As the outbreak of the novel coronavirus continues to gain momentum in the United States, there is intense interest in the development of a vaccine. Several US drugmakers have begun working on a vaccine, independently or with federal agencies like the National Institutes of Health.
The public is hungry for news about vaccines, and progress on their development is, at times, exaggerated.
"We were able to rapidly construct our vaccine in a matter of about three hours once we had the DNA sequence from the virus available because of the power of our DNA medicine platform,' Dr. J. Joseph Kim, Inovio's president and CEO, told FOX Business. 'Our goal is to start phase one human testing in the U.S. early this summer."
Even more bullish was a January 30 Wall Street Journal editorial: "it took scientists 20 months to develop a SARS vaccine to test on humans, but the NIH hopes to have a vaccine ready for human trials by April."
The news out of Johnson & Johnson, reported on CNN on March 30, is somewhere between government-encouraged happy talk and pernicious disinformation:
"Pharmaceutical giant Johnson & Johnson plans to begin human clinical trials of its COVID-19 vaccine by September with a goal of the first batches being made available for emergency use authorization by early next year, according to a company announcement released Monday.
Johnson & Johnson says it has been working on a vaccine since January and is partnering on the venture with the Biomedical Advanced Research and Development Authority (BARDA), a division of the Department of Health and Human Services."
Clearly there is deep interest and a sense of urgency in all quarters. So what's standing in the way of the rapid deployment of a vaccine? For one, there are potential safety issues, particularly with new technologies, as are being used by COVID-19 vaccine makers. And just organizing clinical trials for the necessary large-scale testing would involve a massive effort. Furthermore, the regulators at the Food and Drug Administration (FDA) get into the act once researchers have a candidate vaccine. And that's a significant obstacle.
Dr. Anthony Fauci, the legendary, long-time director of the National Institute of Allergy and Infectious Diseases and a senior member of the White House coronavirus task force, has put into perspective the overly optimistic predictions of a vaccine that's available in the widely cited target of 12-18 months: "a vaccine that you make and start testing in a year is not a vaccine that's deployable."
Dr. Fauci knows well the vicissitudes of vaccine development, testing, and approval, including the FDA's mistaken approval of a vaccine to prevent swine flu in the 1970s, which resulted in a debacle: of the 45 million people vaccinated against the swine flu in 1976, 450 developed a serious adverse reaction—the rare, paralytic Guillain-Barré syndrome. What made the situation even worse for regulators is that the predicted epidemic never materialized, so the vaccine wasn't even needed.
Once burned, twice shy, the old saying goes, and regulators have a long memory, so the FDA's regulation of vaccines is especially conservative. The bar has been very high for approval of vaccines that would be administered to large numbers of healthy people. For example, before approval, the first rotavirus vaccine (RotaTeq) was tested on 72,000 healthy infants; the first human papillomavirus vaccine (Gardasil) on more than 24,000 people; and the newest shingles vaccine (Shingrix) on about 29,000 subjects. And the agency was woefully slow, lagging behind other countries, in approving the first vaccine against meningococcal B, a life-threatening bacterial infection.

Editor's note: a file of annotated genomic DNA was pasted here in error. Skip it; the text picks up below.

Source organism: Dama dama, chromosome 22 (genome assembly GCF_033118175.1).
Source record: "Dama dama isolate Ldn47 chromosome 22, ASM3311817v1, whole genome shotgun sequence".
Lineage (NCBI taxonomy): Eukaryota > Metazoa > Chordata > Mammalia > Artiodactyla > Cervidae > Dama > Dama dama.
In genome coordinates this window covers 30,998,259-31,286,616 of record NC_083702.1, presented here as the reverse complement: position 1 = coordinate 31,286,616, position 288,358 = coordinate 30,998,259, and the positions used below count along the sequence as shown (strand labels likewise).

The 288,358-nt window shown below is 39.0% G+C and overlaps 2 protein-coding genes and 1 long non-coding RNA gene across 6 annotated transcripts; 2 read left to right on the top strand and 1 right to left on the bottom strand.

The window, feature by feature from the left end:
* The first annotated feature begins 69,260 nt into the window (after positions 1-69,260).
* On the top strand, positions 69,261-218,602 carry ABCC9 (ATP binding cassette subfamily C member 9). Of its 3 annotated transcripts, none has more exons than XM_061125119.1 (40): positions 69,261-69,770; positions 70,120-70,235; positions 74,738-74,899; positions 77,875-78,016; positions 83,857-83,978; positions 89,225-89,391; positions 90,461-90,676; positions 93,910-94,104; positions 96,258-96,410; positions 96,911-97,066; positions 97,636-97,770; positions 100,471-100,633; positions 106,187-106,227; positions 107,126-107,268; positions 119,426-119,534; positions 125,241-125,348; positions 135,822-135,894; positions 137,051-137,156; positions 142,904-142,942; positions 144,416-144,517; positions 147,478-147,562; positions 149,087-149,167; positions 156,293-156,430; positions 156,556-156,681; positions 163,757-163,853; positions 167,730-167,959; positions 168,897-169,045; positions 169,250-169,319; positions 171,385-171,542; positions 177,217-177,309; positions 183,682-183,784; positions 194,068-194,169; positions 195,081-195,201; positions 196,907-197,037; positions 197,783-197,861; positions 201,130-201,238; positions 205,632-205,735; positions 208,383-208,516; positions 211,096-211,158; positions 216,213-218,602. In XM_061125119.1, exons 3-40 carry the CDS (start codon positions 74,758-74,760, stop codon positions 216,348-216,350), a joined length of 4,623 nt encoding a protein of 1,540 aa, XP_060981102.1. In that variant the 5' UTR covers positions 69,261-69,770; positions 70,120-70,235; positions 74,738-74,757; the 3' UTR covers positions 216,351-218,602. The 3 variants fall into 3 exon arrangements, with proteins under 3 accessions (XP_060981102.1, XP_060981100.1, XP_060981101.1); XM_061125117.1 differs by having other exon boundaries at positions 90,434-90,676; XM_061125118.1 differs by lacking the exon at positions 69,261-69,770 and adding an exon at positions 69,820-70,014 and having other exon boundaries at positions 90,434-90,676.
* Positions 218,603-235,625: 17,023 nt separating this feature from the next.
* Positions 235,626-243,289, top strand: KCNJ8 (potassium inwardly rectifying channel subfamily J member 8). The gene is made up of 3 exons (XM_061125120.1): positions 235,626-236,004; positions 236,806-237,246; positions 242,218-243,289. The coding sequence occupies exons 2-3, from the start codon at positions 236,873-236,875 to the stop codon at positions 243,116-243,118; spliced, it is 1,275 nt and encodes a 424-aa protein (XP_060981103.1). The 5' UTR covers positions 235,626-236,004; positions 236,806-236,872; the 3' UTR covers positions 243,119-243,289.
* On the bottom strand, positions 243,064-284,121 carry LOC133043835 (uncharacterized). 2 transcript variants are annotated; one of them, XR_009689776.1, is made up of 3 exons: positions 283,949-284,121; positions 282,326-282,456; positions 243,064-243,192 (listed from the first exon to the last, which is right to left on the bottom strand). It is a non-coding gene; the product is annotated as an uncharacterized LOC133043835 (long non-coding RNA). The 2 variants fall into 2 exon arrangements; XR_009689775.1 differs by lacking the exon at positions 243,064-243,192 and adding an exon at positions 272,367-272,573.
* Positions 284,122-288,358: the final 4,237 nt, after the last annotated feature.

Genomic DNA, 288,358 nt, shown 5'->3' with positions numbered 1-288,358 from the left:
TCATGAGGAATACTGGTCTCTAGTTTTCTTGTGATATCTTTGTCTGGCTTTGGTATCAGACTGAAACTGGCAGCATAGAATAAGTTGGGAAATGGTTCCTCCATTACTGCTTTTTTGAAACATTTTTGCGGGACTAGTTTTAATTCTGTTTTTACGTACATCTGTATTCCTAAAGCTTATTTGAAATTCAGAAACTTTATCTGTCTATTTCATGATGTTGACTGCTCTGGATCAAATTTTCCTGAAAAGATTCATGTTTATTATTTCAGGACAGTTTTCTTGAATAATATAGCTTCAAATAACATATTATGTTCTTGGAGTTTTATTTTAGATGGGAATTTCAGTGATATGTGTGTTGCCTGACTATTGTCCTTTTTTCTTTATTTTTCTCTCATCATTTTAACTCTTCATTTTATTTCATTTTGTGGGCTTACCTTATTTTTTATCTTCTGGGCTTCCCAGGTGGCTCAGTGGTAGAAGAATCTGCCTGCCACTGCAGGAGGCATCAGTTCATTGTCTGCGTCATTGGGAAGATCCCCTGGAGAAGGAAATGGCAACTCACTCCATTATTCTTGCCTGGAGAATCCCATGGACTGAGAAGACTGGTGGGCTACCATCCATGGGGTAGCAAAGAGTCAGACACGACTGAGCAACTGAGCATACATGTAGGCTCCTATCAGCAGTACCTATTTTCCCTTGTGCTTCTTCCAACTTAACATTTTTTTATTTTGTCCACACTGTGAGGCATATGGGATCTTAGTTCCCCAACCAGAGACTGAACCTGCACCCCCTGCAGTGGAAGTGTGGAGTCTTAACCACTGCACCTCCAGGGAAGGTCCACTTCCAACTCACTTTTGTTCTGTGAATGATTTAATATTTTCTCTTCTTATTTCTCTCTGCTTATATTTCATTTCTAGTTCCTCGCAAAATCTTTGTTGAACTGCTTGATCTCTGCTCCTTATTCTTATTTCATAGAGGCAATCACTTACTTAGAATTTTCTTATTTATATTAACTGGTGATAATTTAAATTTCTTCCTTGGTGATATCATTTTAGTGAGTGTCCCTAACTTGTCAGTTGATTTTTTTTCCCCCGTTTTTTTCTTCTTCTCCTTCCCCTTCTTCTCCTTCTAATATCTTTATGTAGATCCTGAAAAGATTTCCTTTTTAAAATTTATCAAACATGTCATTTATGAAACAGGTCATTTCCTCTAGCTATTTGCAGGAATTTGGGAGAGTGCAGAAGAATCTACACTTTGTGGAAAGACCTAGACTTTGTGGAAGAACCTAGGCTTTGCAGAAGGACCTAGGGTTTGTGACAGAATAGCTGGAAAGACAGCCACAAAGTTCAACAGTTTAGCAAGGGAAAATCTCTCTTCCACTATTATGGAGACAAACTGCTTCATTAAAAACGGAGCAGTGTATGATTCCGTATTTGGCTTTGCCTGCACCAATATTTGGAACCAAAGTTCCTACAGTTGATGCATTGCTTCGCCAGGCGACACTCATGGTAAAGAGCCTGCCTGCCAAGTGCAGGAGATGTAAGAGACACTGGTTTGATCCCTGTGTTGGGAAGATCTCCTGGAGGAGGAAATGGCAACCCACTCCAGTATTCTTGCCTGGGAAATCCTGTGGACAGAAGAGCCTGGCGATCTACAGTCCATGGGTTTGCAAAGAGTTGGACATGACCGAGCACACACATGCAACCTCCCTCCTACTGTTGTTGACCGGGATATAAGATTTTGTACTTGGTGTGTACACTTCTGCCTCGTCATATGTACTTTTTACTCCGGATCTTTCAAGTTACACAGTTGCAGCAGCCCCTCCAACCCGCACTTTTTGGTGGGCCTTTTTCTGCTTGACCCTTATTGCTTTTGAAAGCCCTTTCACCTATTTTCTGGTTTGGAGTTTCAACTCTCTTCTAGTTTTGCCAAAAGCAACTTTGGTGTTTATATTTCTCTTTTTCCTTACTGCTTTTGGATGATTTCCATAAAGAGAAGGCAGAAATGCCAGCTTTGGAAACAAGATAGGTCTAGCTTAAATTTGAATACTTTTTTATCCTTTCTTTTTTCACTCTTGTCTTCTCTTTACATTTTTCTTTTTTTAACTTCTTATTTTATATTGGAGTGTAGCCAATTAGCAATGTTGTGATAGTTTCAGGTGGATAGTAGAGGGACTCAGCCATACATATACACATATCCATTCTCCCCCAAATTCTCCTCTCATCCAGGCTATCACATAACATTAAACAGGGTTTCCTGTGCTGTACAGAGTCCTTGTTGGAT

Just planning and getting clinical trials of that magnitude underway for a COVID-19 vaccine would be a major undertaking. First researchers would need to recruit medical practitioners and research institutions and obtain permission from local Institutional Review Boards, to say nothing of actually producing sufficient vaccine for the trials that meet the FDA's Current Good Manufacturing Practices standards. Then comes the accumulation, organization, and analysis of the data, first by the sponsors of the vaccine, then by regulators.
Moreover, to demonstrate efficacy—the ability of the vaccine to actually prevent the coronavirus infection—the trials would need to be done in places where the disease occurs in relatively large numbers, in order to attain sufficient statistical power to show a difference between vaccine-treated and placebo groups.
Finally, there are potential safety issues, particularly with novel, unproven technologies—which all the COVID-19 candidate vaccines use. One potential problem was revealed in preclinical experience (that is, animal studies) with vaccine candidates against other coronaviruses: They actually worsened disease due to the induction of infection-enhancing antibodies in vaccinated animals, a phenomenon called antibody-dependent enhancement.
Moreover, those SARS vaccines were never commercialized. The outbreak faded away, as a result of international cooperation and strict, tried-and-true public health measures, such as isolation, quarantine, and contact tracing.
Overly optimistic estimates of vaccine availability are a disservice because they induce some to think that if we can just hold off the apocalypse until a year from now, all will be well and we'll have a Hollywood happy ending.
A coronavirus vaccine in the near future? I'm not holding my breath.
Henry Miller, a physician and molecular biologist, is a senior fellow at the Pacific Research Institute. A 15-year veteran of the FDA, he was the founding director of the agency's Office of Biotechnology.